The Healthy Youth Survey (HYS) is administered in the State of Washington to public school students in grades 6, 8, 10 and 12. This survey is administered every other year . It is scheduled to be administered again in the fall of 2008. The survey appears to be based on the CDC’s Youth Risk Behavior Survey that is administered in many other states across the country in odd number years. The kinds of questions asked on these surveys are invasive, intrusive, offensive, inappropriate, and highly suggestive for impressionable youngsters.
Look online at a past survey. You could go to the school or district office and ask to see a copy of the survey. This may irritate the school personnel who may label you as a troublemaker. I would recommend you view a past survey online as a first step. Even if the survey changes, you will get a good sense of what it will be like from what it has been in the past.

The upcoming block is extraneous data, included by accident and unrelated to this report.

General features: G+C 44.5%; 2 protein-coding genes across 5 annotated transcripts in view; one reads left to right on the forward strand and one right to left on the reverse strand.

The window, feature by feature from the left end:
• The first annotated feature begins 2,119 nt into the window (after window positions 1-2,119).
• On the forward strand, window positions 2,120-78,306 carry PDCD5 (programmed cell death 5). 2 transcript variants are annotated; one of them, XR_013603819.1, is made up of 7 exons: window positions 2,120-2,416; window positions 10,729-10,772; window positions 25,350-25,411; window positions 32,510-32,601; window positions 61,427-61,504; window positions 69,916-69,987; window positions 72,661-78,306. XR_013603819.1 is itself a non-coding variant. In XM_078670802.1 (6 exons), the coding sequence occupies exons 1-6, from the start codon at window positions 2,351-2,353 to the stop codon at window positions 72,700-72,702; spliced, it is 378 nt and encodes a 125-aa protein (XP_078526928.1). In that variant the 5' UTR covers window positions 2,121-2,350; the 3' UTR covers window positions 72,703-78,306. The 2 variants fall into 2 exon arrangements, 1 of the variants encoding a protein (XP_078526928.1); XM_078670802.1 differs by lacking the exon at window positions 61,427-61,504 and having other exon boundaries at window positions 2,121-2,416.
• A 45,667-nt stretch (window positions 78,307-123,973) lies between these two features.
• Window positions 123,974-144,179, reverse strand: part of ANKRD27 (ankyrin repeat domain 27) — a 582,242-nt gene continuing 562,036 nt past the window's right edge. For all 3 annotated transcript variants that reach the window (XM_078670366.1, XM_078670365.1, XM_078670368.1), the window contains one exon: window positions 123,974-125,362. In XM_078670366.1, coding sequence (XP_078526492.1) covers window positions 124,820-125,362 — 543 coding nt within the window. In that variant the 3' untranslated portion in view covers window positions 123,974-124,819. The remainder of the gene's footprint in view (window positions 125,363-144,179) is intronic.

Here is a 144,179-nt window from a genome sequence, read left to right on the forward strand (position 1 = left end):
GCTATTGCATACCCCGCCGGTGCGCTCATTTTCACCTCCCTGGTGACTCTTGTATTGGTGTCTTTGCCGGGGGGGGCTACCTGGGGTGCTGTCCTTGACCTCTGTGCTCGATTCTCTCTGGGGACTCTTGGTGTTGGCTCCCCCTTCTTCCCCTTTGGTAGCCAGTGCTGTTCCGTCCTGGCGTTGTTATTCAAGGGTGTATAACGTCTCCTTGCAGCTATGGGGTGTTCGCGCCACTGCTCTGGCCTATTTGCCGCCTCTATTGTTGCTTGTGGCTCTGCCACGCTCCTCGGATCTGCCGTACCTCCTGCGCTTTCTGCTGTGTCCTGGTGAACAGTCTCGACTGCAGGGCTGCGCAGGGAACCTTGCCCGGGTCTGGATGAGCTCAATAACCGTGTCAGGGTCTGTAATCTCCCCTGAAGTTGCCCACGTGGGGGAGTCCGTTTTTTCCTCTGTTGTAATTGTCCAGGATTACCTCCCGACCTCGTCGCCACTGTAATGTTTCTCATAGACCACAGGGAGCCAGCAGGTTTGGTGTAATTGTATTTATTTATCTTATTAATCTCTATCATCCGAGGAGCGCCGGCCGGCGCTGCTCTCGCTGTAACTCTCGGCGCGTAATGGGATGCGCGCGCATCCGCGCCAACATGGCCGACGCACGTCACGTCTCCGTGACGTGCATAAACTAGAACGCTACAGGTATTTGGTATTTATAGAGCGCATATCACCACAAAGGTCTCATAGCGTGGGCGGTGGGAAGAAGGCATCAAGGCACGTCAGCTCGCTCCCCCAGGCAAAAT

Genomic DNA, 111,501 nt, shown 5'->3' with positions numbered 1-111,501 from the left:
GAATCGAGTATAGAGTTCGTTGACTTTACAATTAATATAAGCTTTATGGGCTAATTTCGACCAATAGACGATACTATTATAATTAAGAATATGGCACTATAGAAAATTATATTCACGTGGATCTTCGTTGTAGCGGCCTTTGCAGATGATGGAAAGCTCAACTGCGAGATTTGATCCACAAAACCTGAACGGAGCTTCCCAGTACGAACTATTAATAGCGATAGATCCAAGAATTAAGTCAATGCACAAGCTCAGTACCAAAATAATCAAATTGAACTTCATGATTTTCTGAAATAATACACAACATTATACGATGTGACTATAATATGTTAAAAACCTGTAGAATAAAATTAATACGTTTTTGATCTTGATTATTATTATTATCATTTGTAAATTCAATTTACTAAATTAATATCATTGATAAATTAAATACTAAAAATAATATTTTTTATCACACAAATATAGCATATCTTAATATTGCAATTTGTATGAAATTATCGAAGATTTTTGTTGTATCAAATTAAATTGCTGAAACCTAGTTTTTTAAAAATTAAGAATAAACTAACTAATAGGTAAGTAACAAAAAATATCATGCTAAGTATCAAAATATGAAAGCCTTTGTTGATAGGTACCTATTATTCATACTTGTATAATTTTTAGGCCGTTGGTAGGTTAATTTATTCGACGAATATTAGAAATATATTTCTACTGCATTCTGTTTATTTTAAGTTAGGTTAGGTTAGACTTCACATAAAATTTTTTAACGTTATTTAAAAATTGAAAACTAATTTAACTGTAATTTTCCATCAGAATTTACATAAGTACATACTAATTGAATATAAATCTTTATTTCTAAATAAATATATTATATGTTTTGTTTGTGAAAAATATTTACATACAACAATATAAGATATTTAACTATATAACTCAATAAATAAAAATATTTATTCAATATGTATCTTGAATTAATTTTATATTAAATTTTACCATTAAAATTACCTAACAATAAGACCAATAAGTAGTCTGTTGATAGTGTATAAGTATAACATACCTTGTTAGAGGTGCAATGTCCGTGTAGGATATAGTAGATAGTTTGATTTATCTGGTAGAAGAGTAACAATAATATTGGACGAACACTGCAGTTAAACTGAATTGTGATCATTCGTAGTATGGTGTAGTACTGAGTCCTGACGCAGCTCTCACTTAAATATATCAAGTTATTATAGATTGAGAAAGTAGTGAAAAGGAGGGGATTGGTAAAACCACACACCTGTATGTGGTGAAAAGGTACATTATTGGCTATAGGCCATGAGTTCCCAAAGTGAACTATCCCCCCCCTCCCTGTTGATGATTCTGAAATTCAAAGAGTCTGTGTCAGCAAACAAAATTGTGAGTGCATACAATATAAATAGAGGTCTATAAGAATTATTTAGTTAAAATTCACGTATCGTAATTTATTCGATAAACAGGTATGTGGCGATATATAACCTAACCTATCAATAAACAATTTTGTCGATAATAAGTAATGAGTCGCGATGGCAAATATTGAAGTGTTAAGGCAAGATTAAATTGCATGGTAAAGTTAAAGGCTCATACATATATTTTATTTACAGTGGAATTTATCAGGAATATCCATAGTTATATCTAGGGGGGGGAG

Conduct a reality check. Is it okay with you if this survey is administered to your child? Are you comfortable having your child asked these questions? If you are okay and comfortable, then you don’t need to do anything. If you are not okay and are not comfortable with this then I recommend you follow up with some of the other suggestions presented here.
Check and see if your school district is registered to administer the Healthy Youth Survey. Registered Schools.
Notify your child’s school in writing that your child is not to be administered any surveys, questionnaires, or participate in any activities that ask personal questions about personal beliefs, family life, religious beliefs, attitudes, feelings, sex, drugs, etc.*
Make sure your child is aware of your requests and expectations. You may want to establish a plan and discuss the plan with your child for how he may handle situations that come up where he is asked these kinds of personal questions. One way you could have your child handle this is for them to say something like, “I’ll be glad to answer this, but would you please call my mom or dad and get their permission first?” Provide some practice situations at home.